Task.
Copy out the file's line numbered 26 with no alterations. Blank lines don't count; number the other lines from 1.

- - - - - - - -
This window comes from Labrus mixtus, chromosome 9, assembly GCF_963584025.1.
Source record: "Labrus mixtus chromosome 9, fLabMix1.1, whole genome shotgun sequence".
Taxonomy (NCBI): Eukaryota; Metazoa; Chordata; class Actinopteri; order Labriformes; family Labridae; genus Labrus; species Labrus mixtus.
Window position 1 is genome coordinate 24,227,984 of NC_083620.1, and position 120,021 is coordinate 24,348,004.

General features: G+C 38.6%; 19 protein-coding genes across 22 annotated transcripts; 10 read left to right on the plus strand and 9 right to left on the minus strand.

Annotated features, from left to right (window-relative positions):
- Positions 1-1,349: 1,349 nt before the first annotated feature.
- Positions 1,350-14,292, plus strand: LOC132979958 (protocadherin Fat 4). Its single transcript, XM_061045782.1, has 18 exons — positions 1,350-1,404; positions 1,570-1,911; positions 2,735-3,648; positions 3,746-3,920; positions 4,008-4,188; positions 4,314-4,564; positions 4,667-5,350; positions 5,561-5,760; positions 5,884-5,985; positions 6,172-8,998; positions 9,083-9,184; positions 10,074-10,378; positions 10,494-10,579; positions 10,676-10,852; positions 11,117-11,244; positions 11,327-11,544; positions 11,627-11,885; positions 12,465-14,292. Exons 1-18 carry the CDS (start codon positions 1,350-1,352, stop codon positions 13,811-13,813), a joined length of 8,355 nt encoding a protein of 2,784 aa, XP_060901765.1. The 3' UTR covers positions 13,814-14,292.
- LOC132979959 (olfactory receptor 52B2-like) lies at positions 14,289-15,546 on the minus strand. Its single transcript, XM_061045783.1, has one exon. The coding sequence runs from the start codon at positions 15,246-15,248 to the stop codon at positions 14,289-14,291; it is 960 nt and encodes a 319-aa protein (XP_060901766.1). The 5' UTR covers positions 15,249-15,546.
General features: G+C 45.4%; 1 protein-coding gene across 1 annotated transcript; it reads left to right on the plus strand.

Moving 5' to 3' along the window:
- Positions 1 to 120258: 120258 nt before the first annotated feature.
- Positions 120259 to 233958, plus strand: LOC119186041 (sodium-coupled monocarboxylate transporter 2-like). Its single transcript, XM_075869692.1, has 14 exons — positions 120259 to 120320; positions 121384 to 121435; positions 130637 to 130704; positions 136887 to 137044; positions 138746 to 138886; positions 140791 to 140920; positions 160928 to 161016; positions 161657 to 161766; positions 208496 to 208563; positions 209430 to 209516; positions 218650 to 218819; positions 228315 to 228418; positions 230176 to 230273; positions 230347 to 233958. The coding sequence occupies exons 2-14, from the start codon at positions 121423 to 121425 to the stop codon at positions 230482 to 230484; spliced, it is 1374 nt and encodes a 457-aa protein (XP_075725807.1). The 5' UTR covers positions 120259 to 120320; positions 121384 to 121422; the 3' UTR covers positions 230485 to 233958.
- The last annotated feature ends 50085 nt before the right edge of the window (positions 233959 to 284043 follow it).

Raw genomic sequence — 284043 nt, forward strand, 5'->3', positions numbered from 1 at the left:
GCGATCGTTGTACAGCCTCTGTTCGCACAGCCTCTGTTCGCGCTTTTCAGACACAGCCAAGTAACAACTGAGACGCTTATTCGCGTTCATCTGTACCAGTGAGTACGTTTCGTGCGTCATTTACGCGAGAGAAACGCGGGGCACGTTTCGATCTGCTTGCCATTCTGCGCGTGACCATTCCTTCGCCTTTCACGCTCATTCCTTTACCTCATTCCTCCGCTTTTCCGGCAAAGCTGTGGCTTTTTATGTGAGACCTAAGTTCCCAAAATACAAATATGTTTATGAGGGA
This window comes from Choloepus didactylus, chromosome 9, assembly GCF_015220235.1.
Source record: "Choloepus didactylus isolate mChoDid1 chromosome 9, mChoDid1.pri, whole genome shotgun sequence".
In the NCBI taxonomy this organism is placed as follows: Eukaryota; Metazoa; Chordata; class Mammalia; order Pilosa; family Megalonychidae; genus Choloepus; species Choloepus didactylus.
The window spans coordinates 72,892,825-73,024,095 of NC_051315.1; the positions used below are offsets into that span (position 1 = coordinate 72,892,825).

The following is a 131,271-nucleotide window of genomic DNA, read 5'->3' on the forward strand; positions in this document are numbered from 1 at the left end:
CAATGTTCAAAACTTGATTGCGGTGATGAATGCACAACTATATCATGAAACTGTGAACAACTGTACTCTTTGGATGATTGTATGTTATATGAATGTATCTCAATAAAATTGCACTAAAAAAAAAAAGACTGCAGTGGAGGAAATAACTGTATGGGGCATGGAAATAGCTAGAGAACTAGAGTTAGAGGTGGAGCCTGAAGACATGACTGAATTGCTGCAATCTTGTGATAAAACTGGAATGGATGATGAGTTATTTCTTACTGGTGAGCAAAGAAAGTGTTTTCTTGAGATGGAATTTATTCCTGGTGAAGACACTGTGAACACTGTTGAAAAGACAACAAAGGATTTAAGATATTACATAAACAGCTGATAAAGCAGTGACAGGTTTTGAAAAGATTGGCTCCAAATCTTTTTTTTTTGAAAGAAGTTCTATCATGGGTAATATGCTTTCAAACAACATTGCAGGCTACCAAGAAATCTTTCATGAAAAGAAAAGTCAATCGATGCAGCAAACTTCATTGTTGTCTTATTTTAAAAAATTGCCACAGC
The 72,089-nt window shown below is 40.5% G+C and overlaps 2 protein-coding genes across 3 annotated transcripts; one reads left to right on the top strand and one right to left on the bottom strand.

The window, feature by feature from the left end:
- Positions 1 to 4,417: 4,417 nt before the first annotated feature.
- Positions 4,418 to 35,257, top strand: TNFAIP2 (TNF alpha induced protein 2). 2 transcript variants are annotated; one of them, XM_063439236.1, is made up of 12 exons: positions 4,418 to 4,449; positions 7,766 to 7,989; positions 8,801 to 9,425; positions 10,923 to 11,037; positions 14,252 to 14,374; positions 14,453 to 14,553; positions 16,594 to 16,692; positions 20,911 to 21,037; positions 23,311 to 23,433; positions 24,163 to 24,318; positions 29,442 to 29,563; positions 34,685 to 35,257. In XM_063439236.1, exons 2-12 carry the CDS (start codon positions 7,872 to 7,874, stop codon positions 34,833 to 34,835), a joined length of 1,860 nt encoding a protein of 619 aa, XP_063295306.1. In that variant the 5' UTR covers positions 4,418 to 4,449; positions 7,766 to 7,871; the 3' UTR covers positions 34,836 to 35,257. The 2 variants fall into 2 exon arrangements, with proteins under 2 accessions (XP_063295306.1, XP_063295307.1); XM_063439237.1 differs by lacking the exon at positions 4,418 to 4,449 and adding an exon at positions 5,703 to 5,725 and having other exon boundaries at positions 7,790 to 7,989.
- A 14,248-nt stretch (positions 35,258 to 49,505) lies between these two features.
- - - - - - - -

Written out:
- Positions 4,418 to 35,257, top strand: TNFAIP2 (TNF alpha induced protein 2). 2 transcript variants are annotated; one of them, XM_063439236.1, is made up of 12 exons: positions 4,418 to 4,449; positions 7,766 to 7,989; positions 8,801 to 9,425; positions 10,923 to 11,037; positions 14,252 to 14,374; positions 14,453 to 14,553; positions 16,594 to 16,692; positions 20,911 to 21,037; positions 23,311 to 23,433; positions 24,163 to 24,318; positions 29,442 to 29,563; positions 34,685 to 35,257. In XM_063439236.1, exons 2-12 carry the CDS (start codon positions 7,872 to 7,874, stop codon positions 34,833 to 34,835), a joined length of 1,860 nt encoding a protein of 619 aa, XP_063295306.1. In that variant the 5' UTR covers positions 4,418 to 4,449; positions 7,766 to 7,871; the 3' UTR covers positions 34,836 to 35,257. The 2 variants fall into 2 exon arrangements, with proteins under 2 accessions (XP_063295306.1, XP_063295307.1); XM_063439237.1 differs by lacking the exon at positions 4,418 to 4,449 and adding an exon at positions 5,703 to 5,725 and having other exon boundaries at positions 7,790 to 7,989.